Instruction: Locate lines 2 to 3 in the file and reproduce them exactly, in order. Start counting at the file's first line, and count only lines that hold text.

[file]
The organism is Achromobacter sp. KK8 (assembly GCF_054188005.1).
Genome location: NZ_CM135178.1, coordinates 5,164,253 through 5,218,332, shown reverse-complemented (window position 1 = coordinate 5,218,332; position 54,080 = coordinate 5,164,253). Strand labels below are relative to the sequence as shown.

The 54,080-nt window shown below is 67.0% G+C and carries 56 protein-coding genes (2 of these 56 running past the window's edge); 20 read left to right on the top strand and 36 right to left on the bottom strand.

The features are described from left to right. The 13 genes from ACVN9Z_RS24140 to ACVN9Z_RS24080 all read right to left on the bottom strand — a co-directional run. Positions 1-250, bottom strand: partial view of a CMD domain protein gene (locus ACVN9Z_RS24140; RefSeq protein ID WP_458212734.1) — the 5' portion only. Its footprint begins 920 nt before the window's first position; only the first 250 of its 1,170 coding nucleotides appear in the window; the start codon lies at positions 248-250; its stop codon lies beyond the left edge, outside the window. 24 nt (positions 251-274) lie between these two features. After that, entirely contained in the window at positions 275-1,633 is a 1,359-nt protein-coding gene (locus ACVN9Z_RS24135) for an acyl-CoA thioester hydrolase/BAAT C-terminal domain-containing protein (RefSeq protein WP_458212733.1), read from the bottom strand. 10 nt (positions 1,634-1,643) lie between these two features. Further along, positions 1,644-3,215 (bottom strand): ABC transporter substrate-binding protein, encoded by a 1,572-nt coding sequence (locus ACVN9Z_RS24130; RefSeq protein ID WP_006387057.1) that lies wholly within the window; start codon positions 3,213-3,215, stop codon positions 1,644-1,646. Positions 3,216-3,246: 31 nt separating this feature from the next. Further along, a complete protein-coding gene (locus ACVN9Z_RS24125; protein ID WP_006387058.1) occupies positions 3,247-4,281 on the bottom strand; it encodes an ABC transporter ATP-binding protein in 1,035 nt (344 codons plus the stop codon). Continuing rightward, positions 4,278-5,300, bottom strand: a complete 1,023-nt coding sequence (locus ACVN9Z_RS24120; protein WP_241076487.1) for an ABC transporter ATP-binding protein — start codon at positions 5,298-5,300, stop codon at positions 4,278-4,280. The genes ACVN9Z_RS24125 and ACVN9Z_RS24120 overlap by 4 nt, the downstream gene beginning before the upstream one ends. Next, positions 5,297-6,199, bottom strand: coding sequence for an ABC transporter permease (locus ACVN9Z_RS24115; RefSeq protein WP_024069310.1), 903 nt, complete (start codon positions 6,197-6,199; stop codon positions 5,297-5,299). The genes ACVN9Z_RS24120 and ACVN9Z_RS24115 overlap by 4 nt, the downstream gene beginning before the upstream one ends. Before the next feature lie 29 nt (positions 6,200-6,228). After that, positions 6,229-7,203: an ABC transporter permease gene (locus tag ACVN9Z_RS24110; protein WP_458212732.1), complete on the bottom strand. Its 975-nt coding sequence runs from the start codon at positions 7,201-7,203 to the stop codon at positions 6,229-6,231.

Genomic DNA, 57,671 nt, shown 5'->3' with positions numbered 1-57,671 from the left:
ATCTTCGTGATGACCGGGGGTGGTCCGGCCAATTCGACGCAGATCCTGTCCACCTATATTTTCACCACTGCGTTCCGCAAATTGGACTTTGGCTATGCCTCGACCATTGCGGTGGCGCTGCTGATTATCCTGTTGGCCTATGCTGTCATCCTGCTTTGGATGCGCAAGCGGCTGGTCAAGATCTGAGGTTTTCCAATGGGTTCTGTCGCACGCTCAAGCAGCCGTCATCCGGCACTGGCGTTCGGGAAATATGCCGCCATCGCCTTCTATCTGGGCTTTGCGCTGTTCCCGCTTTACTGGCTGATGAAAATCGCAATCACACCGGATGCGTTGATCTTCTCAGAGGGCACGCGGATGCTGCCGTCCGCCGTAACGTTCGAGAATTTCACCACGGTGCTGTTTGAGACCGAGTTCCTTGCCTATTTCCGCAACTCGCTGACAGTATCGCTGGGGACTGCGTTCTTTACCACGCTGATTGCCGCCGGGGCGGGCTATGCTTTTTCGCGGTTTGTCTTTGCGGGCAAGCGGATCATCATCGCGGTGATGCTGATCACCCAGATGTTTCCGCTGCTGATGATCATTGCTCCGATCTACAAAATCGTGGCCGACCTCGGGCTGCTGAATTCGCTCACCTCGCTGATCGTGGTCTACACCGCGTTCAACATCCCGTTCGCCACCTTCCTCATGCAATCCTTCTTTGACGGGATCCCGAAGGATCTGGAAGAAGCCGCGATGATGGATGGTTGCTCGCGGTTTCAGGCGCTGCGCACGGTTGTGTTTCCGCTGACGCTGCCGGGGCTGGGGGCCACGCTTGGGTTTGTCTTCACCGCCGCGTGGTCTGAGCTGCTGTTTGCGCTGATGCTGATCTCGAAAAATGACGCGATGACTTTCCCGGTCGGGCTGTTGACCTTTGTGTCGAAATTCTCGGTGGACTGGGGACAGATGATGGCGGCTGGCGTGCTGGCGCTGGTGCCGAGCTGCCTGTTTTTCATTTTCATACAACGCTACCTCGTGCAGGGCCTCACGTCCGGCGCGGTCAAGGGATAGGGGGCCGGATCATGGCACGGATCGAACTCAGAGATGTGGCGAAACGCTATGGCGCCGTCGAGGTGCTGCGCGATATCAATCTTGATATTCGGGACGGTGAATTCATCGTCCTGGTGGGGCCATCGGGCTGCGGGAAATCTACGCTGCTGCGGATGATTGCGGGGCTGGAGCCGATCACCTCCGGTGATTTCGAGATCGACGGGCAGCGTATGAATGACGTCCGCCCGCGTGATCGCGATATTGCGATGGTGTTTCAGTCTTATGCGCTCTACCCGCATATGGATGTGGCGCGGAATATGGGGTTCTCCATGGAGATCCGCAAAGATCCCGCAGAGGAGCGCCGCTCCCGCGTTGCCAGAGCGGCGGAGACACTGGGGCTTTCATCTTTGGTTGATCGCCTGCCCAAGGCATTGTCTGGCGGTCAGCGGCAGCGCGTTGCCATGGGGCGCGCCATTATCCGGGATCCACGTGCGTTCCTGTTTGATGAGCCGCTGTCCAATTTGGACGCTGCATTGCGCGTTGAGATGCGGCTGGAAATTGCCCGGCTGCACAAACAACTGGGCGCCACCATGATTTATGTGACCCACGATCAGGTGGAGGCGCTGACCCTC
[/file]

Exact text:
Genome location: NZ_CM135178.1, coordinates 5,164,253 through 5,218,332, shown reverse-complemented (window position 1 = coordinate 5,218,332; position 54,080 = coordinate 5,164,253). Strand labels below are relative to the sequence as shown.

The 54,080-nt window shown below is 67.0% G+C and carries 56 protein-coding genes (2 of these 56 running past the window's edge); 20 read left to right on the top strand and 36 right to left on the bottom strand.